When I was her age, I wouldn’t have had the fortitude or self-regard to withstand the badgering she suffered from me for weeks on end. I was a good little girl, who never caused anyone any trouble; I had no guts at all. It’s become apparent over the last two months that my daughter is very different from me. She is already starting off on her own path, and the influence I have over her is more and more about what she observes me doing on my path.
Was it a good experience? Yes, obviously. (Is it obvious?) Would I do it again? Well, that’s like asking me right after I gave birth to Kidlet if I would “do it again.” I’m glad it happened, and I don’t regret it, but I’m not ready to do it all over again right now. It was a lot of work, and there’s still a lot for me to reflect on and collect from the experience.
I have had issues with wi-fi on my laptop for a while, so I am behind in updates. This will be a brief update.
We are back in Bogotá for just one night after visits to Cartagena, Barranquilla and Cali. Kidlet and have flown four airlines so far here in Colombia! Flying domestically is quite pleasant, easy and stress-free.
Cartagena’s historic core is fantastic and so romantic. It is hot there but evenings are perfect with the night breeze. I would love to return again for a get-away with Hubster or some girlfriends. Unfortunately, when I left the core – which we did to go to the local’s bus station – I saw that much of the surrounding area is, as a Colombian resident described, “fifth world.” Not all of what I saw outside the core is that way, but the contrast is stark. But I did love Cartagena, as did Kidlet. I even managed to locate the most famous Gabriel Garcia Marquez literary locations, and kidlet visited her first castle.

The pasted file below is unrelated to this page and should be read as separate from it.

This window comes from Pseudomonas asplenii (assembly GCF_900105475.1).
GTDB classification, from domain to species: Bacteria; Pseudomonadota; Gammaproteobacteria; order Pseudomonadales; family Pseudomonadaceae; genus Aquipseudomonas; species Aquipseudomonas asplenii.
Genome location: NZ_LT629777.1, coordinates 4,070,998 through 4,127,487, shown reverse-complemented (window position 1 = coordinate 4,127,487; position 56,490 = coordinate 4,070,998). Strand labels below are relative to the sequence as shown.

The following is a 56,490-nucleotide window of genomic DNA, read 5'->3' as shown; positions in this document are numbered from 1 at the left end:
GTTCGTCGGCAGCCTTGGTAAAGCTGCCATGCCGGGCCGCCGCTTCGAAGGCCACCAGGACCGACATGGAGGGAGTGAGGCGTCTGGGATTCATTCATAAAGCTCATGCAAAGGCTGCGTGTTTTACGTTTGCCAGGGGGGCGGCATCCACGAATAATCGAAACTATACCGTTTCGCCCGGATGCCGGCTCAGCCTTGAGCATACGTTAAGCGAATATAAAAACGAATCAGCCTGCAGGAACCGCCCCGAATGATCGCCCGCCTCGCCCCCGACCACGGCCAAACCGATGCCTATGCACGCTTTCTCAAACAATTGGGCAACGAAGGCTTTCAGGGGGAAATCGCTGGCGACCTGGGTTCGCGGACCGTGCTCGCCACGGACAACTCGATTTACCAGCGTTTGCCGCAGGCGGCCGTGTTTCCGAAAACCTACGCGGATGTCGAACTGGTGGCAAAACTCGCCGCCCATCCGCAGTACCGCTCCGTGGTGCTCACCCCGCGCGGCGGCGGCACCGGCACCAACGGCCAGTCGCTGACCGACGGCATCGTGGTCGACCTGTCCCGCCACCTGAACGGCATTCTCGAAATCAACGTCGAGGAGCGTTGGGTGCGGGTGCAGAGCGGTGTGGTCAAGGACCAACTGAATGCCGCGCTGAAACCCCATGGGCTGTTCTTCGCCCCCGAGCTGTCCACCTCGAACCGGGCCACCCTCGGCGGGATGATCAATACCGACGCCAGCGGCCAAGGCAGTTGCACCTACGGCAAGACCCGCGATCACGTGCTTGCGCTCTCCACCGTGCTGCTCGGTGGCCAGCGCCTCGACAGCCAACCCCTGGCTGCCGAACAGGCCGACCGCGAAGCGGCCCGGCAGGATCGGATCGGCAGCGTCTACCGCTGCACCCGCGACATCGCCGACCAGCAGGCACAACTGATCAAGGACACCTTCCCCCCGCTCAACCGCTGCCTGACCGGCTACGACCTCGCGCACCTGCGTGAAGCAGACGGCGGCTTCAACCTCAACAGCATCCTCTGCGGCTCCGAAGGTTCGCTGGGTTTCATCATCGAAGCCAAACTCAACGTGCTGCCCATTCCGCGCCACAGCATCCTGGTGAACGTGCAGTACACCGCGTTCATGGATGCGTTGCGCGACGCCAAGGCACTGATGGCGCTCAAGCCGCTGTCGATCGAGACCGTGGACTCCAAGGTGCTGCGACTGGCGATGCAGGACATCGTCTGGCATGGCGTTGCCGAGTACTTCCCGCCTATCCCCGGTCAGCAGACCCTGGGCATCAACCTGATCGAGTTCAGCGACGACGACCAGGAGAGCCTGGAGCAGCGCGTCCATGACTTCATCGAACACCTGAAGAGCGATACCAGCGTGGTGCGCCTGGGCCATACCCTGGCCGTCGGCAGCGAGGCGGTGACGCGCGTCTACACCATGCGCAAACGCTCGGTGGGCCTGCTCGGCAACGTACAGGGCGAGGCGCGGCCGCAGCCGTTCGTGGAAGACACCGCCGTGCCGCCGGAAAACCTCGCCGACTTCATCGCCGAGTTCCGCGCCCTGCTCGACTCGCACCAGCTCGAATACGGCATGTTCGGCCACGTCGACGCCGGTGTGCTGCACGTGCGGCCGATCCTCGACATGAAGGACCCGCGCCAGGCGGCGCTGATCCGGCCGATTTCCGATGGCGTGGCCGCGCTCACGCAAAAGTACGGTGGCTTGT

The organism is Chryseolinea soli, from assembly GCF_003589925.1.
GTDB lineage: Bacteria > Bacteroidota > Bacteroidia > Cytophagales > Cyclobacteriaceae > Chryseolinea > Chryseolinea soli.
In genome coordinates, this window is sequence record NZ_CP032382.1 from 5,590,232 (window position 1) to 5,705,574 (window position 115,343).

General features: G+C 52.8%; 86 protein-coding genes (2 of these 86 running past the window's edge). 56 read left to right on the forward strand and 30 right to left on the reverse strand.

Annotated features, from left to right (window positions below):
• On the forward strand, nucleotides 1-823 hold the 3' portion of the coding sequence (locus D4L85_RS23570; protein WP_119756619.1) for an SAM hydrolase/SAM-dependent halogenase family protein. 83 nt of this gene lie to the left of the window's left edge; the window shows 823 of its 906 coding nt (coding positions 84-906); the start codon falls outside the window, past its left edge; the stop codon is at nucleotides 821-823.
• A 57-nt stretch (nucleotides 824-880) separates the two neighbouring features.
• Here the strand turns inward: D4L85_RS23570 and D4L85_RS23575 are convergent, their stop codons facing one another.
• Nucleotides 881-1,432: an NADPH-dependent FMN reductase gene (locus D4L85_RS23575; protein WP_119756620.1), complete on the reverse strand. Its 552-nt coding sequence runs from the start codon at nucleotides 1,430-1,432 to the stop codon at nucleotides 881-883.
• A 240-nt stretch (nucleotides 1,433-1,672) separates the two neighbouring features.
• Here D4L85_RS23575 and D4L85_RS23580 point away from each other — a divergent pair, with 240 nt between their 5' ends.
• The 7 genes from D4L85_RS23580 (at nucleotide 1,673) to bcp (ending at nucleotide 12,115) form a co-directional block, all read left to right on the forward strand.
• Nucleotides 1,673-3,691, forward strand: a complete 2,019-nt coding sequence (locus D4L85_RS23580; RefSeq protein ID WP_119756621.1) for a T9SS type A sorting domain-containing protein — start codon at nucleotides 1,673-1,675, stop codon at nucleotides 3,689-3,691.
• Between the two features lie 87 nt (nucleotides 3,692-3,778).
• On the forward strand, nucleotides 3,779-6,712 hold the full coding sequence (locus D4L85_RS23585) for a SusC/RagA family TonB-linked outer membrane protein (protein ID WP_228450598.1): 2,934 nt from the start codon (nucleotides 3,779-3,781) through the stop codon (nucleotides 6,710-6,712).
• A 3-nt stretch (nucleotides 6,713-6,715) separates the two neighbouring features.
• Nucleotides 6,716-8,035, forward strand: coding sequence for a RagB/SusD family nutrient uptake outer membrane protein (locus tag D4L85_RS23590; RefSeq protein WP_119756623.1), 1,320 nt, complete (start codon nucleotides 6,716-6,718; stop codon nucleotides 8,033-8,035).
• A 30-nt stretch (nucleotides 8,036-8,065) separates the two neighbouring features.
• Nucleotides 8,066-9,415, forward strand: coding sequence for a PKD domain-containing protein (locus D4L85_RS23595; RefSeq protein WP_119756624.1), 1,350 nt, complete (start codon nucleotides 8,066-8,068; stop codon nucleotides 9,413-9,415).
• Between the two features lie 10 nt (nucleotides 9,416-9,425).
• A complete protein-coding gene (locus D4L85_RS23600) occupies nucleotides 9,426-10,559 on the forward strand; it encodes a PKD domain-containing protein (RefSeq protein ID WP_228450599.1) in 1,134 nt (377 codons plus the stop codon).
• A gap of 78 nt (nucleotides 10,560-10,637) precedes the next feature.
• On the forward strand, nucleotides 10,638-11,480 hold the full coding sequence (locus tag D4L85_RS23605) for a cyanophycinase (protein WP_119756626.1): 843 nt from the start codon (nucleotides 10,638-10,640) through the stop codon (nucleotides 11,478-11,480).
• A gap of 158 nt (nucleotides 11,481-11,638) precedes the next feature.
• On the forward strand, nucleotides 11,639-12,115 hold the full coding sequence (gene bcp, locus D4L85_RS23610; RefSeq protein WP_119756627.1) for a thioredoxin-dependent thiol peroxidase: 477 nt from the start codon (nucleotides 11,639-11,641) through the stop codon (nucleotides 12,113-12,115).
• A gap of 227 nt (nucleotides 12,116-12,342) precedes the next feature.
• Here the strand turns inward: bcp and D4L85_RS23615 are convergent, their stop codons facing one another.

Next we went to Barranquilla – out of cost concerns, actually. We couldn’t afford to stay in Cartagena any longer and Kidlet wanted a beach.
Unfortunately, Barranquilla didn’t deliver on beaches and we couldn’t make it to Santa Marta or Tayrona due to Kidlet’s bus ride intolerance and flight schedule limitations. We stayed at a family hostel in Barranquilla and visited the zoo but mostly we just tried to stay cool. The humidity on Barranquilla was so overbearing for me I dreaded leaving the hostel during the day.
We spent two nights there with an Italian-Colombian household full of travelers and then took the 6am flight to Cali, where my friend’s mother invited us to stay near her finca/holistic day spa.
Cali is the second largest city in Colombia, and like Cartagena, has a large visible Afro-Colombian population. I felt pretty comfortable there, even though of the six days we spent there, only two were really spent in the city. We visited the Cali Zoo which was quite good (far superior to Barranquilla’s), the archaelogical museum, and the museum of gold of Calima, as well as a few other sites.
Our guide, Noemi, works for my friend’s mom, and she took us around on a hilarious-in-retrospect transportation adventure! And also, we danced with hundreds of other people in a popular Thursday night plaza dance party.
We ate healthy food in Cali and enjoyed the rural life, which included walking dirt roads in the dark, many many many ranging dogs (and chickens), countless bug bites, swimming in the river and a rustic cabin in the woods. (Okay, I did not much enjoy the dogs or the bugs.)
Now we are in La Candelaria neighborhood, which is beautiful and close to the bus station (I think). We found a lovely hotel that I wish we were staying at for another night, but alas. Reservations await us at another farm in Villa de Leyva. I enjoy farms but I like having easy access to the town. We’ll see if our place in Villa de Leyva offers that.